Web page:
Jersey Citizens Advice Bureau has said some grandparents, who are struggling financially as a result of having to raise a grandchild, have turned to the charity asking for money to buy school uniforms and in some cases food.
Malcolm Ferey, chief executive of the charity, said that although the numbers were not too high, he had dealt with quite a number of people who – out of necessity, not choice – have been left looking after their grandchildren, as a result of their own children’s struggle with substance abuse or addiction.
Mr Ferey said: ‘Let’s face it, we know Jersey has a drug and alcohol problem and being a parent doesn’t stop people having those problems.
‘It’s very sad to see it but you can understand that a parent would do anything to help their child who is struggling, but very often this puts a strain on their [the grandparents] own resources.’
He said that in the event of a grandparent becoming a child’s legal guardian, financial help would come in the form of income support, but added that in the short-term grandparents were often forced to turn to charities for help.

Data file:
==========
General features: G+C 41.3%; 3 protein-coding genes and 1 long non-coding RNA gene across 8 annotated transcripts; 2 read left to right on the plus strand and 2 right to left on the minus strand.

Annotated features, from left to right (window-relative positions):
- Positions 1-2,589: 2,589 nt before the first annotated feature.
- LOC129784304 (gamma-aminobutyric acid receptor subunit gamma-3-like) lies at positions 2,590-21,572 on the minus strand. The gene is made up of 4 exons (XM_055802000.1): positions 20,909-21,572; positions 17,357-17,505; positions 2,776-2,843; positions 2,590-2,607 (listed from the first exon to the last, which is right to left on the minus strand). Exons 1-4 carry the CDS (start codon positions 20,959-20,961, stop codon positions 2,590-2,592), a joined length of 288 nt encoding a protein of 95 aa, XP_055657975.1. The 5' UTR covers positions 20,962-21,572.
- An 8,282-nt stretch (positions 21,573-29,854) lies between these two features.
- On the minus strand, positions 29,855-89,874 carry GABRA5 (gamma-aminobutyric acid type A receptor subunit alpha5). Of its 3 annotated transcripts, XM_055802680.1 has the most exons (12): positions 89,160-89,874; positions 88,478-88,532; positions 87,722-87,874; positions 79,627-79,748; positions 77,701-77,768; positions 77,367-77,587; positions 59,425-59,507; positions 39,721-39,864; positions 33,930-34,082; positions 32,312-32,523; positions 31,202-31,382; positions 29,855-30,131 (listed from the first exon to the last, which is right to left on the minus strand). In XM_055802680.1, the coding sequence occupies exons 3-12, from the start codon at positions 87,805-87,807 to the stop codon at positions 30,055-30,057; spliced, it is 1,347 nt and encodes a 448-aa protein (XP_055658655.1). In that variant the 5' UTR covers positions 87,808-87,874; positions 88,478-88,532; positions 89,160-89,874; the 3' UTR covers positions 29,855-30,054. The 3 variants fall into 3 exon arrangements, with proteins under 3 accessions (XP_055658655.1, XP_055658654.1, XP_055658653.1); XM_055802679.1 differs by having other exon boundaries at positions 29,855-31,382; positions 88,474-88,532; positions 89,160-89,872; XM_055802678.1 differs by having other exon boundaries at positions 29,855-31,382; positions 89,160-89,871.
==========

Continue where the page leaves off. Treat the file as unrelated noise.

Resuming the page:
Jason Wyse, chief executive of the Silkworth Charity Group, a rehabilitation centre for Islanders with drug and alcohol addictions, said that while it was often inevitable for there to be financial repercussions on those taking on the responsibility of a recovering addict’s child, he added that each situation is different, making it very difficult to quantify the scale of the problem.
Mr Wyse said: ‘The knock-on effect is huge [for the grandparent or family member], but the cost impact depends on the family. And every case is individual. From what I understand, there is a lot of Social Security support offered to families in these situations but I am aware that not everyone falls into a category where help is available.’
According to latest figures an estimated 200,000 children in the UK are being raised by a family member other than their parents due to substance and alcohol abuse. Findings also show the burden often falls on grandparents, with many of them running up debts and even facing bankruptcy trying to cope with the unforeseen event of becoming a surrogate parent.